New Sleep Aid Dayvigo Is Not Clinically Effective for Insomnia
Dayvigo is a new sleep aid that was recently approved by the FDA in December, 2019 for the treatment of insomnia. It is an orexin antagonist that works by inhibiting the wakefulness-promoting effect of orexin, a neuropeptide. A recent study funded and conducted by the company that markets Dayvigo, Eisai, demonstrates that, like its predecessors, Dayvigo is not clinically effective for insomnia.
This study, published in JAMA Network Open, was conducted with just over 1000 adults age 55 and older. The primary measure was improvement in sleep-onset insomnia as measured by reductions in sleep-onset latency (number of minutes to fall asleep). Sleep-onset latency was measured by objective polysomnograms (EEG) on the first two nights subjects took Dayvigo, and then on nights 29 and 30 after one month of nightly use. Subjective sleep-onset latency as measured by a sleep diary- an important measure because it assesses subjects’ perceived changes in the time it took to fall asleep- was also assessed after one and four weeks of treatment. A strength of this study was that Dayvigo was compared not only to a placebo but also to Ambien. However, a major drawback of this study was that it either did not assess, or did not report, changes in total sleep time. This is a remarkable omission given that the main reason insomnia patients take a sleeping pill is to obtain more sleep.
The objective EEG results indicated that Ambien and Dayvigo only helped subjects fall asleep 7 and 13 minutes faster than a placebo, respectively. Although Davigo helped subjects fall asleep a few minutes faster than Ambien, these improvements are underwhelming. In fact, they are virtually meaningless clinically since subjects required 45 minutes to fall asleep at baseline. Similarly, the sleep diary results showed that, at week one and four of treatment, Ambien and Dayvigo only helped subjects fall asleep 5 and 10 minutes faster than placebo, respectively. Because research involving thousands of insomnia patients demonstrates that insomnia patients require an average of about 75 minutes each night to fall asleep, improvements of 5 to 10 minutes to fall asleep compared to placebo are not clinically significant. Subjects would still have significant insomnia because they require over an hour to fall asleep.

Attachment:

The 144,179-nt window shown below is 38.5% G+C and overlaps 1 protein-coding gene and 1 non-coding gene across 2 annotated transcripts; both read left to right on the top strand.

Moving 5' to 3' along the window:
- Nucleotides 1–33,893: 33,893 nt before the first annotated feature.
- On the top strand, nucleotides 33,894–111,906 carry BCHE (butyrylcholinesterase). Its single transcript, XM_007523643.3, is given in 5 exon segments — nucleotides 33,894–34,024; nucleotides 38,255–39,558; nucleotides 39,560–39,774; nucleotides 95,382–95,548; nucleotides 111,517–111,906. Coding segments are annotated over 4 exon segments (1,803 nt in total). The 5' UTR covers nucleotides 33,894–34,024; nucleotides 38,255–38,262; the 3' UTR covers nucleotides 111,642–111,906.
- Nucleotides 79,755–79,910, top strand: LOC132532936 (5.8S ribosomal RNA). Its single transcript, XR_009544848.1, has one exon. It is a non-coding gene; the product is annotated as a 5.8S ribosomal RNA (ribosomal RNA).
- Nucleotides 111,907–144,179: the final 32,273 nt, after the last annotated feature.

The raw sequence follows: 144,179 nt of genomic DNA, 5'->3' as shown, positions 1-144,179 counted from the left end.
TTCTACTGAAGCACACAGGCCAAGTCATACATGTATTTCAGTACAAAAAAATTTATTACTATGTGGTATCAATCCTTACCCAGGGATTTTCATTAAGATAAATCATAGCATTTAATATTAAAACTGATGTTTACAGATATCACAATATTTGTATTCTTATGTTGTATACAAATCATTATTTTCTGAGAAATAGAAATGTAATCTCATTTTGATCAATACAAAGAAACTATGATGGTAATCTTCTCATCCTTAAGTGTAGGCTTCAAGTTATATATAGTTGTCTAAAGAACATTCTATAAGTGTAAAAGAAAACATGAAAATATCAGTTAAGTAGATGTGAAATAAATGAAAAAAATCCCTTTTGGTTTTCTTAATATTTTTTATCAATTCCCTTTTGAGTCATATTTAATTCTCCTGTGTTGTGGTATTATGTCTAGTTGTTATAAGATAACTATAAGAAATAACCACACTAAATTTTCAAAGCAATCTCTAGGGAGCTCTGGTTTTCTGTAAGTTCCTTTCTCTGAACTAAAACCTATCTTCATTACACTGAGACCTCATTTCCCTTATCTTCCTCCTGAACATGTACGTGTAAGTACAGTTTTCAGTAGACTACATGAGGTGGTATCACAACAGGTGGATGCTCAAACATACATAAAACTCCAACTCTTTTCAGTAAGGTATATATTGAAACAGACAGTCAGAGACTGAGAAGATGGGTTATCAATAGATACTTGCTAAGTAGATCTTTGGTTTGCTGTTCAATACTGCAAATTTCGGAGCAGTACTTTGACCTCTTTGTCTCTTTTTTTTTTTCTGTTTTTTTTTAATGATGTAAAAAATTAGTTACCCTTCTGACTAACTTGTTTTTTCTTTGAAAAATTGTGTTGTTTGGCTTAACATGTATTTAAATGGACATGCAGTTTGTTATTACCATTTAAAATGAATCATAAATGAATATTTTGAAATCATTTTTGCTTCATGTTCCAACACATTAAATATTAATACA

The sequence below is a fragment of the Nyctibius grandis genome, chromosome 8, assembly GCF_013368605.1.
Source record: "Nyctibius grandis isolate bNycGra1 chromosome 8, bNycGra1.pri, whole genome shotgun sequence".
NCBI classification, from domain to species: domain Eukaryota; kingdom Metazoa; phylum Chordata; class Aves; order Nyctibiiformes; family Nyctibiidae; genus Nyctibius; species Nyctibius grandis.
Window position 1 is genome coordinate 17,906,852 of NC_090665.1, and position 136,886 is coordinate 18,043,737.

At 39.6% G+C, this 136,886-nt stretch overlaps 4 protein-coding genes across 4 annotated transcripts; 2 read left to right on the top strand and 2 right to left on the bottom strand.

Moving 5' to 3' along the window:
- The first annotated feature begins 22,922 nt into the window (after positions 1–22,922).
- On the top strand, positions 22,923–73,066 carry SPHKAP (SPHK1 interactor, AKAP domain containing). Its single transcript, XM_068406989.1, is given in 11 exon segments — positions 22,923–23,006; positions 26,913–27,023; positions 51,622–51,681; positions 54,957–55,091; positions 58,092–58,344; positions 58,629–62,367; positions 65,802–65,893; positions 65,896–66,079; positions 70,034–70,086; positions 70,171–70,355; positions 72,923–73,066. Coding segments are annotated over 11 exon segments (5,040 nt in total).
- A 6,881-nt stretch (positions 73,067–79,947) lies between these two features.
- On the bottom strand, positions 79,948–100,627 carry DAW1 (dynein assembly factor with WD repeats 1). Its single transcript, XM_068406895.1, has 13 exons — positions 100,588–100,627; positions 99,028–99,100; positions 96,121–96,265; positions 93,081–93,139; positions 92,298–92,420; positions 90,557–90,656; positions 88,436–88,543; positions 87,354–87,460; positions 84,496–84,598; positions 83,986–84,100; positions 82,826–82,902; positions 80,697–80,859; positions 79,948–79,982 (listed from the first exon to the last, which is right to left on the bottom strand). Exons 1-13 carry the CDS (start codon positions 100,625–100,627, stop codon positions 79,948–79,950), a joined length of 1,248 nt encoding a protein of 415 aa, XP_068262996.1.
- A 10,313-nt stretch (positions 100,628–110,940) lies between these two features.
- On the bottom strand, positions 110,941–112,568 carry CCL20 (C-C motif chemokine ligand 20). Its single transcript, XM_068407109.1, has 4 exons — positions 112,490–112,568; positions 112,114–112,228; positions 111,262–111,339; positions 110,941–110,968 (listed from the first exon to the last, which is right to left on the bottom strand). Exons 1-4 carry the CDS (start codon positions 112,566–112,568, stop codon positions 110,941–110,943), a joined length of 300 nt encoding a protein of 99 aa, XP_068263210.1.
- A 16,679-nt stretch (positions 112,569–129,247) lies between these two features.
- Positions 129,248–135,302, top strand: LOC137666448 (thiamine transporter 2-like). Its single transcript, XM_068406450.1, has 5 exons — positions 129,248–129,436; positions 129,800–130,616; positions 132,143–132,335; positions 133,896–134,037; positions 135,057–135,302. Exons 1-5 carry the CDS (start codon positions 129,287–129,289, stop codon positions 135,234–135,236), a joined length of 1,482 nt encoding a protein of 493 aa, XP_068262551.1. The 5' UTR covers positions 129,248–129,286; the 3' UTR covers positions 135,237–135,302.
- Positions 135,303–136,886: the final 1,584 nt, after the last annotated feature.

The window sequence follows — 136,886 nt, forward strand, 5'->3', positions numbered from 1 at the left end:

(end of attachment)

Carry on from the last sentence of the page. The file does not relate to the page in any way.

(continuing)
In summary, both Dayvigo and Ambien produced small, clinically insignificant improvements of 5 to 10 minutes on subjective perception of sleep onset latency, and 7 to 13 minutes on objective measures of sleep-onset latency. The fact that this study did not report on changes in total sleep time as a primary outcome variable is highly irregular and problematic. This omission likely indicates that neither drug has significant effects on total sleep time, thereby casting further doubt on the efficacy of these medications.
This study is another example of drug companies designing sleeping pill studies that focus on statistical significance of very small benefits while completely ignoring the fact that these small statistical benefits are clinically meaningless.